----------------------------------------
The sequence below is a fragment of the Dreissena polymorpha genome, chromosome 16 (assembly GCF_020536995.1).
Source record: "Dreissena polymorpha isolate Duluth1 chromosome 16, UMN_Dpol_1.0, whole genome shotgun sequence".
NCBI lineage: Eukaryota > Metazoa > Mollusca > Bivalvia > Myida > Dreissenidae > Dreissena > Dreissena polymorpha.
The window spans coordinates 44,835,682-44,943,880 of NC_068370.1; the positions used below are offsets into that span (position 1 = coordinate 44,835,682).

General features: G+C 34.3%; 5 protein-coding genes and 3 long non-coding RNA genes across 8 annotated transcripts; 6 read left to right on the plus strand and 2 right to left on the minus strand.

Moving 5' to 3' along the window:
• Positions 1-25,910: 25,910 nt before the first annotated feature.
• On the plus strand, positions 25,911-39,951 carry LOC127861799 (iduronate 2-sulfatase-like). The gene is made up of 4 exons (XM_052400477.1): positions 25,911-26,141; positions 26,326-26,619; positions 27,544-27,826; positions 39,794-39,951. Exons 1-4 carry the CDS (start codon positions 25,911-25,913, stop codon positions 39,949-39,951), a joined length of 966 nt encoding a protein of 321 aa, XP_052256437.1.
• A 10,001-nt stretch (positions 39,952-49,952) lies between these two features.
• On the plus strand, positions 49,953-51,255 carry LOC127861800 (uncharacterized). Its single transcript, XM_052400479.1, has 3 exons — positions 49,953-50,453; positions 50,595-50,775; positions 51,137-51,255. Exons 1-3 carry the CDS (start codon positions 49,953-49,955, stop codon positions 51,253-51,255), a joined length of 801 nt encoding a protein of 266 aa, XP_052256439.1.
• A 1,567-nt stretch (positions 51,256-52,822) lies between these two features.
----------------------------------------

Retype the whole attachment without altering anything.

The sequence below is a fragment of the Dreissena polymorpha genome, chromosome 16 (assembly GCF_020536995.1).
Source record: "Dreissena polymorpha isolate Duluth1 chromosome 16, UMN_Dpol_1.0, whole genome shotgun sequence".
NCBI lineage: Eukaryota > Metazoa > Mollusca > Bivalvia > Myida > Dreissenidae > Dreissena > Dreissena polymorpha.
The window spans coordinates 44,835,682-44,943,880 of NC_068370.1; the positions used below are offsets into that span (position 1 = coordinate 44,835,682).

General features: G+C 34.3%; 5 protein-coding genes and 3 long non-coding RNA genes across 8 annotated transcripts; 6 read left to right on the plus strand and 2 right to left on the minus strand.

Moving 5' to 3' along the window:
• Positions 1-25,910: 25,910 nt before the first annotated feature.
• On the plus strand, positions 25,911-39,951 carry LOC127861799 (iduronate 2-sulfatase-like). The gene is made up of 4 exons (XM_052400477.1): positions 25,911-26,141; positions 26,326-26,619; positions 27,544-27,826; positions 39,794-39,951. Exons 1-4 carry the CDS (start codon positions 25,911-25,913, stop codon positions 39,949-39,951), a joined length of 966 nt encoding a protein of 321 aa, XP_052256437.1.
• A 10,001-nt stretch (positions 39,952-49,952) lies between these two features.
• On the plus strand, positions 49,953-51,255 carry LOC127861800 (uncharacterized). Its single transcript, XM_052400479.1, has 3 exons — positions 49,953-50,453; positions 50,595-50,775; positions 51,137-51,255. Exons 1-3 carry the CDS (start codon positions 49,953-49,955, stop codon positions 51,253-51,255), a joined length of 801 nt encoding a protein of 266 aa, XP_052256439.1.
• A 1,567-nt stretch (positions 51,256-52,822) lies between these two features.